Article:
The human genome contains approx. 25'000 protein-coding transcription units, but the number of specified proteins is considerably higher. This increase in protein diversity is mainly due to alternative splicing which may occur in as many as 95% of all human genes (1,2). Considering its importance, it is not surprising that defects in splicing can generate aberrant transcripts with diverse pathologic consequences.
Whether or not an exon is included in the final mRNA partly depends on the 5' and 3' splice sites (SS) and the branch points (BP). However, as these cis-acting sequences are highly degenerate (Fig. 1A), many sequences within a transcription unit resemble SS, but only a minority of them are true ones. The distinction between true and false (or cryptic) signals is due to additional regulatory sequences (Fig. 1B). In a simplified scheme, positive regulatory sequences are called exonic or intronic splicing enhancers (ESE or ISE) and are recognised by a class of proteins termed SR-proteins (containing a domain rich in serine and arginine residues). In contrast negative elements, so-called exonic and intronic splicing silencers (ESS and ISS), are recognised by members of the inhibitory hnRNP protein family (3).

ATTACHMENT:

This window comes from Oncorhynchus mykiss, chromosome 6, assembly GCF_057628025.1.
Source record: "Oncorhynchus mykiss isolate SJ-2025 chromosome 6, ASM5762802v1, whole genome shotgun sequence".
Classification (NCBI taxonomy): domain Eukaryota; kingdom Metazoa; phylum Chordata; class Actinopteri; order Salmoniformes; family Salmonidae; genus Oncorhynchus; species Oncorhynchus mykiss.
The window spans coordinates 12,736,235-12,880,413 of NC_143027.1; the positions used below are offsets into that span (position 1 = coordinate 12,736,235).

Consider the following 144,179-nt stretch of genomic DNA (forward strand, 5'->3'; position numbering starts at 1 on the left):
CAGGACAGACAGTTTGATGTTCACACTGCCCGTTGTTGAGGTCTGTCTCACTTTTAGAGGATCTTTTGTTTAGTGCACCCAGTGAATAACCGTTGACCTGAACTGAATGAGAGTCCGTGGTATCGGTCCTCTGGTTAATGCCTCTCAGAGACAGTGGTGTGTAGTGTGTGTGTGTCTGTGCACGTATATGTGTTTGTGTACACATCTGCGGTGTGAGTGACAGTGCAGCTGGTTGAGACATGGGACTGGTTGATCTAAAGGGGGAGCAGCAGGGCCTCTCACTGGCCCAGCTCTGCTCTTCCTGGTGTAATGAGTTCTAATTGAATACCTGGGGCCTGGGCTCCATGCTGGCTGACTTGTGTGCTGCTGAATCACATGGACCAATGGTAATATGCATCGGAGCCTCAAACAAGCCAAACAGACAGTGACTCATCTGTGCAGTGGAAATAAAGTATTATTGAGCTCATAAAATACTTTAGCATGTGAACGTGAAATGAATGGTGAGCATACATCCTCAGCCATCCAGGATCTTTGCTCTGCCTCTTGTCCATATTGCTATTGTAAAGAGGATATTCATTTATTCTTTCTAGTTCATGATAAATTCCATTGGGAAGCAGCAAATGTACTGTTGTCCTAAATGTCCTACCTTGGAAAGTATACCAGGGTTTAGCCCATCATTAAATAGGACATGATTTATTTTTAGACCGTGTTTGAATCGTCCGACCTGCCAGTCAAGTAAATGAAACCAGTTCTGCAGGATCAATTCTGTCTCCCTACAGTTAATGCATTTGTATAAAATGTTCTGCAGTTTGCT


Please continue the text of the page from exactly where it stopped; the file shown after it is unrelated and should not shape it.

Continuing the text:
Alternative splicing results when the interplay of all the cis-acting sequences and trans-acting factors can be interpreted in different ways. For many transcription units, multiple splicing isoforms can coexist as mature mRNAs in a given cell. However, SS and exon choices can also vary in a given cell depending on physiological conditions. Most important are changes in splicing patterns that occur during development while cells differentiate. Some of these differences may persist and establish long-lasting tissue- or cell type-specific patterns of splicing. Alternative splicing is particularly important for the development and differentiation of complex tissues such as the nervous system.
Changes in the RNA processing machinery may lead to mis-splicing of multiple transcripts, while single-nucleotide alterations in splice sites or cis-acting splicing regulatory sites may lead to differences in the splicing of a single gene. A probabilistic analysis indicates that over 60% of human disease-causing mutations may affect splicing rather than directly affecting coding sequences (4). Abnormally spliced mRNAs are also found in a high proportion of cancer cells (5). These differences may result from changes in the relative amounts or the phosphorylation of trans-acting splicing factors.